Trying to feel my way into my own questions is also a useful exercise as I grapple with a collection of newer poems struggling to work together. Can I discern in my recent poem attempts what are my questions, where is the focus of my concern? I ask myself that because if I can better understand my questions, I hope to better hone my poems in the revision process. I suspect that from a far enough vantage point, a common concern will emerge from a large number of those poems. And if I can catch that whiff of inquiry, a path will be cleared to create a collection that coheres not around obvious theme but rather around a deep question.
By asking myself to define my question, I may risk writing poems that are ghastly earnest and stiff with self-conscious thought. To be too aware of where my head is at can block the whole process entirely, creation and revision (as revision itself is a creative process). It’s almost like I have to pose a question and then hum loudly over my own thoughts, distract myself by doing the dishes or mopping the floor, let any response drift in and fade off, leaving sticky things behind: a bit of spider web, a crumb of chocolate. From those bits, I can work.
Do all poems have to have an inquiry behind them? I suppose this is arguable. But deep down inside, I think so. Sometimes though you have to dive deep beneath the veils of your own work, behind the imagery, the humor, the distractions, the voice, the masks, the showing off, to catch yourself peering out, to read your eyes. What do you fear? What do you hope? How do you live?
Benjamin Faro’s poem, “A Party of One and Many,” is forthcoming inNimrod Journal. A brief but moving piece on grief and reminiscence, it was chosen by Amsterdam University College’s creative writing students to be the focus of an interview with Faro. They have also curated a variety of questions for Faro about “A Party of One and Many” and his writing process. We are pleased to include those questions and Benjamin Faro’s responses in an interview below. Due to the time difference, this interview was conducted by Brennie Shoup, Superstition Review’s blog editor. Read more about the collaboration between AUC’s creative writing students and Superstition Review here.
Benjamin Faro is a green-thumbed writer and educator living in Santo Domingo, Dominican Republic, on stolen Taíno lands. He is the Editor-in-Chief of Equatorial, an international curation of undergraduate poetry, and is also pursuing his MFA in Creative Writing at Queens University of Charlotte, where he serves as Poetry Editor for Qu Literary Magazine. His poetry has been nominated for a Pushcart Prize and has appeared or is forthcoming in a number of literary journals, including Atlanta Review, EcoTheo Review, Interim Poetics, JMWW, Portland Review, West Trade Review, and others. Learn more on his website.
Brennie Shoup: Hello! My name is Brennie Shoup. I’m Superstition Review’s blog editor, and today I will be interviewing Benjamin Faro on behalf of the Amsterdam University College Students, who have curated a variety of questions about his piece, “A Party of One and Many” (I believe [this] is the title of it). And they were super happy to read this poem, and they wanted to talk to him about the process and his work. So, would you like to introduce yourself?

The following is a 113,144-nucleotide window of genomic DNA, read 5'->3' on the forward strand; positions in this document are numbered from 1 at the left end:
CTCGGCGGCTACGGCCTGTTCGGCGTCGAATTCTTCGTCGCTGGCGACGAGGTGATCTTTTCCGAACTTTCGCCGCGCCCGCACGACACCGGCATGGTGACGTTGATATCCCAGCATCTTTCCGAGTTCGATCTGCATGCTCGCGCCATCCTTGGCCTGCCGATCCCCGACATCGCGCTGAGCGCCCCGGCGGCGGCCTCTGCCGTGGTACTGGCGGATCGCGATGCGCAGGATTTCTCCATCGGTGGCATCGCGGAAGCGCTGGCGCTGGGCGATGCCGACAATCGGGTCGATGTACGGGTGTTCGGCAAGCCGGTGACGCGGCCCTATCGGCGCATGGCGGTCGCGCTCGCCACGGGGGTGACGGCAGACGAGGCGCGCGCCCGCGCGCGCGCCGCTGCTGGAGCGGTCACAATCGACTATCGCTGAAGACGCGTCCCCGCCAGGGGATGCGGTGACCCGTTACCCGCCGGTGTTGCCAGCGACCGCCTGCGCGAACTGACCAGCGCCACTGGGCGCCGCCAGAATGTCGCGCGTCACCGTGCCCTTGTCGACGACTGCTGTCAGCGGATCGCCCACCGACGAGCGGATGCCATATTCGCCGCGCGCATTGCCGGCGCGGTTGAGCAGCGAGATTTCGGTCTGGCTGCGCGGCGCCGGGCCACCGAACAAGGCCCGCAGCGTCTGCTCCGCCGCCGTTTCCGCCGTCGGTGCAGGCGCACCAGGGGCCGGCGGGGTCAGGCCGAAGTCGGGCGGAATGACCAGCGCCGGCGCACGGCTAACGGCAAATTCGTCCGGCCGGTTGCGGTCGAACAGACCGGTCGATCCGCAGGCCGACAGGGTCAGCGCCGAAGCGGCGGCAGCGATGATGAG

Benjamin Faro: Yeah! Sure. So my name’s Benjamin Faro, and, you know, this is a piece I wrote over this past summer. And so it’s relatively recent, and I’m really grateful for the questions that the students sent and for this opportunity.
BS: We are so happy to have you and so happy that you agreed to do this interview. We’re so excited to see what you say about your process and all that. I’m sure the students are really happy about that, too. So, getting into the first question: what inspired you to write this piece?
BF: Yeah, so, recently—within the last few years, I would say—a number of people in my life have passed away, unfortunately. And as people do, we sit with that, and we think about that. We think about those people. And even after the writing of this piece, another person close to me passed away, and one of the unique things about it—all of these people liked to cook. They’re people that I know from the kitchen, which, of course, is where the poem is set.
Thinking about those things, and thinking about how—as you get older—the more people you know will pass away. That number accumulates, and then you find yourself thinking about, “Oh, it’s the anniversary of so-and-so’s death, and this person’s death.” And thinking about that in terms of a celebration. I realized I can bring these people together in one space, like as I was cooking and thinking about all of them. And, interestingly, in a way that probably would never have happened if they were alive because they lived in such different places… [I was] really just sitting with the idea of having all of these people with me in the post-life.
BS: Yeah, I think the poem definitely has that sort of unity, and I think it really comes through. And the title of this piece specifically—and maybe your poetry in general—how do you decide on those titles or on a title for a work?